Yesterday afternoon—on our way to visit family and friends—my wife and I stopped by a local store to pick up a few gifts. As we were exiting the complex, on the corner was a mother with her child in a carriage with a sign asking for some change. Both of us were struck by this jarring sight; we gave what we had and shared a few words of encouragement with her before drove off to our destination. These scenes of poverty and hardship have become all too common; while Wall Street keeps reaching record territory, too many Americans are sucked into the abyss of indigence and hopelessness. We have come to accept the shocking disparities between the haves and the have nots; helpless to do anything about the iniquities of the world, it has become easier to protest against injustice overseas than acknowledge human suffering at our feet.
The scene kept repeating in my mind throughout the day—a mix of remembrances and regret hovered over my head. Once my initial ennui of witnessing such dire straights subsided in the streets of Arlington, Virginia, there was another reaction that emerged. As desperate as her situation was, the destitute mother did not show defeat on her face. In the midst of sorrow, she imbued a spirit of determination and fortitude. Seeing her resiliency reminded me of my own childhood and the struggles my mom endured when we first arrived in America. Though we never faced homelessness as children, we did face the penury an exodus to a new land induces.
We left everything we had back in Ethiopia and arrived in America with few possessions to our name. Fearful of triggering alarms that we were leaving Ethiopia for good and drawing the ire of the brutal Derg government, we left my native land in phases instead of leaving as a family. For the first five months, my mom took care of my brother and me while my father stayed behind to ensure my two sisters’ safe travels. We went from being privileged in Ethiopia to finding austerity in America. Long gone were the days of eating homemade Ethiopian cuisine in Addis Ababa, our new normal became fried bologna sandwiches and Raman noodles with Spam.
My mom did not have time to mourn our circumstances; she woke up each morning determined to take care of her children and put our well-being ahead of her comfort. The burdens did not become any less once my father joined us after successfully migrating to America. Both my parents toiled for the next two decades to care for us and broke their backs to make sure that their children had a bright future irrespective of the dark moments we encountered growing up. My mom was my North Star; she believed in me unflinchingly and instilled in me the gifts of compassion and empathy. Where my father showed me the value of hard work through stern love, my mom showed her care by being my best friend—she was always the glue who kept the family together. Click To Tweet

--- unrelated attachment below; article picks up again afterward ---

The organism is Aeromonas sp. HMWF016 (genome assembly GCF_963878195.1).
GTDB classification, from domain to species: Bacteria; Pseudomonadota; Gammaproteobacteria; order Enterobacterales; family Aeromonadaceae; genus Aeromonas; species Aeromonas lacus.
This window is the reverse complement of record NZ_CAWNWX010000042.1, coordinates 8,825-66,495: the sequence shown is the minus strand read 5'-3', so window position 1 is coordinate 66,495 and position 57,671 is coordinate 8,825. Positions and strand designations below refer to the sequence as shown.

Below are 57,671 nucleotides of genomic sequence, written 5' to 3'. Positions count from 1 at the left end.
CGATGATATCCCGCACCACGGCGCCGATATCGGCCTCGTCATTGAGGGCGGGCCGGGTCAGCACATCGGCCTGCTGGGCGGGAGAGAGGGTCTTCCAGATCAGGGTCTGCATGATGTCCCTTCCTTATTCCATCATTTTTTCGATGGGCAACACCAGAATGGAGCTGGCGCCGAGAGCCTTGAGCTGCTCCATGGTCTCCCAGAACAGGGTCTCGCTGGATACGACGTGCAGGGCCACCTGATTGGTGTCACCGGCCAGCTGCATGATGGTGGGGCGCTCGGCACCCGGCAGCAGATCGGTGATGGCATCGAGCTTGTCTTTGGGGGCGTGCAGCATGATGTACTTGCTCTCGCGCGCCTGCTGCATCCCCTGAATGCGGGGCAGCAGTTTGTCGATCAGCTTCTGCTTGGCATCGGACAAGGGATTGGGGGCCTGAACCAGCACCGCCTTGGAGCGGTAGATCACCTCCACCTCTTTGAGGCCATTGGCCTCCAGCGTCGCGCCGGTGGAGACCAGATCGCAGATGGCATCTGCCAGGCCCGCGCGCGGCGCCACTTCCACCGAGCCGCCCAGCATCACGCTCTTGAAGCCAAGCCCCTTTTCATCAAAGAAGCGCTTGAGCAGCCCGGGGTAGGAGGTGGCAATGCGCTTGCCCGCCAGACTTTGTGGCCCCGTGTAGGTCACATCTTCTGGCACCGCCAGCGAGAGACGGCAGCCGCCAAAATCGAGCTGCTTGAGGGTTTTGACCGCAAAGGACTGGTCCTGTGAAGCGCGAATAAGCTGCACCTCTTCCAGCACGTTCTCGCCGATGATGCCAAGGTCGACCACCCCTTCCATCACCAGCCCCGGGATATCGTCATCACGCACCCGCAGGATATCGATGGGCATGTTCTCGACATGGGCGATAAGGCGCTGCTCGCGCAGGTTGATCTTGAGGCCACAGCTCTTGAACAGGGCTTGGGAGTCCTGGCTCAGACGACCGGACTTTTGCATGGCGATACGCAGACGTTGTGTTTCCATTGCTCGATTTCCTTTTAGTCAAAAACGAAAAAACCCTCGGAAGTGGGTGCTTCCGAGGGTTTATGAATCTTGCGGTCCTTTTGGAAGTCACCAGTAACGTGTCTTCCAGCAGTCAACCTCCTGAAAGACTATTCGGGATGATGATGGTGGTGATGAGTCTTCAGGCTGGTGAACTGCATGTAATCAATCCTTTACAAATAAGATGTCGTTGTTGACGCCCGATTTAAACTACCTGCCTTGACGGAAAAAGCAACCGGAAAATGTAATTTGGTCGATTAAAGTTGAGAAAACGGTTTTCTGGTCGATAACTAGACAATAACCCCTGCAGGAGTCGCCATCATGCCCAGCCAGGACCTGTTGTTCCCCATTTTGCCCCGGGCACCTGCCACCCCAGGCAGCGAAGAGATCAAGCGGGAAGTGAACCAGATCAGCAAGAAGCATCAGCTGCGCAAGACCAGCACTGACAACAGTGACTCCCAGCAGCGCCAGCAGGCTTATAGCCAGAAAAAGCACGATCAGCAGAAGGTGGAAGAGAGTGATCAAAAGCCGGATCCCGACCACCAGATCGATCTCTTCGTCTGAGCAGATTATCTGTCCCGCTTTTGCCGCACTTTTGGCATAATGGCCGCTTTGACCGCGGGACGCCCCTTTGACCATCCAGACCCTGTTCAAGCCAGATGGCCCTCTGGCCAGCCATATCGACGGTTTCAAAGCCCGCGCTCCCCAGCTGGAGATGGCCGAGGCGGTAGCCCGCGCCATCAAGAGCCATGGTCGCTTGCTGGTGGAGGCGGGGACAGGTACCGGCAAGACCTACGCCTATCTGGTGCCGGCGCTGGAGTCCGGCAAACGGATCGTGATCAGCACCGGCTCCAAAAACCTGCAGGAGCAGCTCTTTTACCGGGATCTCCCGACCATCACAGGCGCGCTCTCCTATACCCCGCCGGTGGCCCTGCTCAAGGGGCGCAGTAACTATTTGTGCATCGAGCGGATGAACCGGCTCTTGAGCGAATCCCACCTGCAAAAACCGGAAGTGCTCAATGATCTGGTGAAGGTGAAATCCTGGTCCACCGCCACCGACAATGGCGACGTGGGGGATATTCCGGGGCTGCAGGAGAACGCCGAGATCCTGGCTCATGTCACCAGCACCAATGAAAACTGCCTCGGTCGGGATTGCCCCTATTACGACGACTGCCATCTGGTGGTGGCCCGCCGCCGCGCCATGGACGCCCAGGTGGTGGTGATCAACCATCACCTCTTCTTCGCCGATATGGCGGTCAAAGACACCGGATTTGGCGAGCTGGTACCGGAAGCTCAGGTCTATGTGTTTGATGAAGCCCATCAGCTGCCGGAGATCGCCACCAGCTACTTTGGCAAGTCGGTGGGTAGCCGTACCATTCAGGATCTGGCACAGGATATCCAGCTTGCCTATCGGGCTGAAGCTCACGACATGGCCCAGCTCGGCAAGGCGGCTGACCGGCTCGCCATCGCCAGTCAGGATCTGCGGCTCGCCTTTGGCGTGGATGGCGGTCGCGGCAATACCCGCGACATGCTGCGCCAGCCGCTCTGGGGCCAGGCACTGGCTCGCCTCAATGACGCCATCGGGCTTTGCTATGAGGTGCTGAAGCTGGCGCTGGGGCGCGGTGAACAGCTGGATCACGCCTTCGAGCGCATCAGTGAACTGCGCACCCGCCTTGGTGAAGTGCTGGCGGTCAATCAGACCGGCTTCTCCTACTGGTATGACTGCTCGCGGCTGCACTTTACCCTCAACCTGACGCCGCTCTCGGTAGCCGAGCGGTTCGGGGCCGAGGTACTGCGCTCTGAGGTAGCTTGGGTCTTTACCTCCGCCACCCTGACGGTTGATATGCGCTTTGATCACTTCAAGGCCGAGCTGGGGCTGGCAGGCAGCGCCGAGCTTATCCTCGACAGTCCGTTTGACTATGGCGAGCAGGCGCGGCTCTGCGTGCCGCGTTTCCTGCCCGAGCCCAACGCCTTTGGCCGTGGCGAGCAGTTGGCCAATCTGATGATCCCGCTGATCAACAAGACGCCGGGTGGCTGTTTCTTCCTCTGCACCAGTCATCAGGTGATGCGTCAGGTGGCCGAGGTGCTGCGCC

I was struck with an epiphany yesterday afternoon upon seeing a mother struggling with her baby. Too often, we expect our parents to be superheroes and measure them as such. But they are just like us, wisdom is earned through many trials and oversights. Parenthood is no different, having a child is a crash course unlike any in life. Too often, the proximity of children to parents blinds us to the struggles they encounter on a regular basis. We don’t see the adversities they went through and the pains they sustain as they give to us. We take for granted their presence and only count the times we lacked. Prisms can become prisons in this way; it’s not until we learn through first-hand experience the difficulty of parenthood that we realize true superheroes are humans who give in spite of their flaws.
This is especially true of mothers. Motherhood starts at the womb but being a mother is a job that doesn’t end until the last breath is drawn. On this day we celebrate mothers, I take this moment to thank my own mom and note in the process the toils and tribulations that all mothers bear. Too often, we overlook the sacrifices they make and discount the unending love they provide. Yesterday’s encounter reminded me of the scene from Life is Beautiful where Roberto Benigni’s character shielded his son from the horrors of a Nazi prison camp. Art imitates life, mothers shelter us for nine months only to spend the rest of their lives sustaining us with the gift of their love. #MothersLove
“A mother’s arms are made of tenderness and children sleep soundly in them.” ~ Victor Hugo
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Originally from Ethiopia with roots to Atse Tewodros II, Teodrose is a former community organizer whose writing was incorporated into Barack Obama's South Carolina primary victory speech in 2008. He pivoted away from politics and decided to stand for collective justice after experiencing the reality of the forgotten masses. His writing defies conventional wisdom and challenges readers to look outside the constraints of labels and ideologies that serve to splinter the people. Teodrose uses his pen to give a voice to the voiceless and to speak truth to power.
Latest posts by Teodrose Fikre (see all)
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